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Math Help - What's wrong with this proof (complete induction)

  1. #1
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    What's wrong with this proof (complete induction)

    I've been having a bit of a a think about this question but still haven't come up with a particuarly good answer yet.

    So what's wrong with the following proof that x^n=1 for all non negative intergers n, and all non zero real x. Let P(n) be the proposition that x^n=1.

    The base case x^0=1 (so that's fine)

    Inductive hypothesis: suppose n greater than equal to 0, and that P(m) true for all m less than or equal to n. (i.e we're assuming everything up to P(n) is true. Then x^n=x^(n-1)=1 based on our assumption.

    Then x^(n+1)=(x^n*x^n)/(x^(n-1))=1*1/1=1

    So p(n+1) is true. So by complete induction P(n) is true.

    Thanks in advance
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    Last edited by Power Out; April 4th 2009 at 07:38 PM.
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  2. #2
    is up to his old tricks again! Jhevon's Avatar
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    Quote Originally Posted by Power Out View Post
    I've been having a bit of a a think about this question but still haven't come up with a particuarly good answer yet.

    So what's wrong with the following proof that x^n=1 for all non zero intergers n, and all non zero real x. Let P(n) be the proposition that x^n=1.

    The base case x^0=1 (so that's fine)

    Inductive hypothesis: suppose n greater than equal to 0, and that P(m) true for all m less than or equal to n. (i.e we're assuming everything up to P(n) is true. Then x^n=x^(n-1)=1 based on our assumption.

    Then x^(n+1)=(x^n*x^n)/(x^(n-1))=1*1/1=1

    So p(n+1) is true. So by complete induction P(n) is true.

    Thanks in advance
    *
    the error occurs at the base case. the claim was for nonzero (positive) n. so using the base case n = 0 was invalid. the base case would be that x^1 = 1. but then that would mean x = 1. and in that case, x^n = 1. thus the claim is false since it says x can be any nonzero real number, the faulty base case got you around this though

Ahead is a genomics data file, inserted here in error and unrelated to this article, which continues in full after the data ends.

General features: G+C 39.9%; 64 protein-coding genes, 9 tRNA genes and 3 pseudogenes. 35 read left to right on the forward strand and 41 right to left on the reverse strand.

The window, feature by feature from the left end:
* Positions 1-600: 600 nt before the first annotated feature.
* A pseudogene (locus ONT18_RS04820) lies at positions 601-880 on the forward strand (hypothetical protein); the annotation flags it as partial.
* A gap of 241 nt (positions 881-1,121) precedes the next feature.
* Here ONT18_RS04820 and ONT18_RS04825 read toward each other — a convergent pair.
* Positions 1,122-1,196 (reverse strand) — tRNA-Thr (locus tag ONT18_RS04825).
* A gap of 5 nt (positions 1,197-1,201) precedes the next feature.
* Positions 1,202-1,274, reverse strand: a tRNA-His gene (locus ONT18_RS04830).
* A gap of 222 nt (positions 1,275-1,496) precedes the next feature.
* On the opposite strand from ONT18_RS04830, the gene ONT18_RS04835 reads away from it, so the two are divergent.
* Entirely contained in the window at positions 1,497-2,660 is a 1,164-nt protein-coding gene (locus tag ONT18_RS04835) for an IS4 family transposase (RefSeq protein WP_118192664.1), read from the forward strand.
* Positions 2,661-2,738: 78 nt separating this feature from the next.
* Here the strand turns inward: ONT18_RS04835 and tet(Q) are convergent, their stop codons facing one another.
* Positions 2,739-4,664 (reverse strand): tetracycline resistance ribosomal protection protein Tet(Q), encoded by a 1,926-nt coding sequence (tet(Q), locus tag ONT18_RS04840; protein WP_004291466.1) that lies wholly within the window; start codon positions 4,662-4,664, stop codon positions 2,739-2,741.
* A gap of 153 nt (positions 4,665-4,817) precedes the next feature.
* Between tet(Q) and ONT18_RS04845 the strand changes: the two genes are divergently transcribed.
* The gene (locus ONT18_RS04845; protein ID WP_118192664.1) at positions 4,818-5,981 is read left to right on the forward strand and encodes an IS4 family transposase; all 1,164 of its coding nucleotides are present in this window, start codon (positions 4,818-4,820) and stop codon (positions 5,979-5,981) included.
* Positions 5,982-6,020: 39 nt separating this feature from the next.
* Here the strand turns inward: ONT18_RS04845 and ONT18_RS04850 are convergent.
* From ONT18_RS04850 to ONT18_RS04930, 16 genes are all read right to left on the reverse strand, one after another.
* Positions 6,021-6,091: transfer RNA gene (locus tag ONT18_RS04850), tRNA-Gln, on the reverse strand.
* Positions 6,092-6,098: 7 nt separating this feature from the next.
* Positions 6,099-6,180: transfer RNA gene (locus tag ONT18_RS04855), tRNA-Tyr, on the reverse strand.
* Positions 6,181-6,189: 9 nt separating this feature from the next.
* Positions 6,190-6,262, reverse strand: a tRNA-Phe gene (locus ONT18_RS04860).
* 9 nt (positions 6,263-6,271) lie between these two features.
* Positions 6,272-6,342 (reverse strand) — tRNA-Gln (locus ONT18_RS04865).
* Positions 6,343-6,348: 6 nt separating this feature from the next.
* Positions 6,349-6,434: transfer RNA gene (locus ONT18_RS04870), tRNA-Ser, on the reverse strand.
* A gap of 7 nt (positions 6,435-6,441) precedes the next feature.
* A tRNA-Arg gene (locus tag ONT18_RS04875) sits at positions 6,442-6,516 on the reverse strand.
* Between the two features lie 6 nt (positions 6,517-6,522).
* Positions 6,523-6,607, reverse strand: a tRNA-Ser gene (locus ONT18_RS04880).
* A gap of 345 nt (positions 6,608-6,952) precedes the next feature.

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  3. #3
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    Sorry my fault I did mean to put for all non negative intergers n, rather than all non zero, x can be any non zero real (I've edited the original post now).
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    Just been looking at the proof a bit more, think I may have got somewhere.

    We've assumed that P(m) is true for all m less than or equal to n, and n is greater than or equal to 0.

    From this we got x^n=x^(n-1)=1.

    If we choose n=0 then we're told to assume x^n=1. But n-1=-1, which isn't greater than or equal to 0. As such we can't assume that x^n-1=1.

    Hence x^(n+1)= (x^n*x^n)/x^(n-1)=1.1/1=1 only when n is greater than or equal to 1. So the problem is getting between the base case and the n=1 step (one doesn't lead to the other).

    This seems right as if you know x^1=1 it follows that x^2=x*x=1, x^3=x*x*x=1 and so on. But just knowing x^0=1 doesn't enable you to say x^1=1.

    Does this sound along the right lines?
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  5. #5
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    Induction

    Hello Power Out
    Quote Originally Posted by Power Out View Post
    Just been looking at the proof a bit more, think I may have got somewhere.

    We've assumed that P(m) is true for all m less than or equal to n, and n is greater than or equal to 0.

    From this we got x^n=x^(n-1)=1.

    If we choose n=0 then we're told to assume x^n=1. But n-1=-1, which isn't greater than or equal to 0. As such we can't assume that x^n-1=1.

    Hence x^(n+1)= (x^n*x^n)/x^(n-1)=1.1/1=1 only when n is greater than or equal to 1. So the problem is getting between the base case and the n=1 step (one doesn't lead to the other).

    This seems right as if you know x^1=1 it follows that x^2=x*x=1, x^3=x*x*x=1 and so on. But just knowing x^0=1 doesn't enable you to say x^1=1.

    Does this sound along the right lines?
    Yes. The fact is that, no matter where you start, you'll always need two consecutive integers n and (n-1) for which x^n =1 and x^{n-1} = 1, in order to be able to construct the expression \frac{x^nx^n}{x^{n-1}}. And you simply don't have that for any base case.

    Grandad
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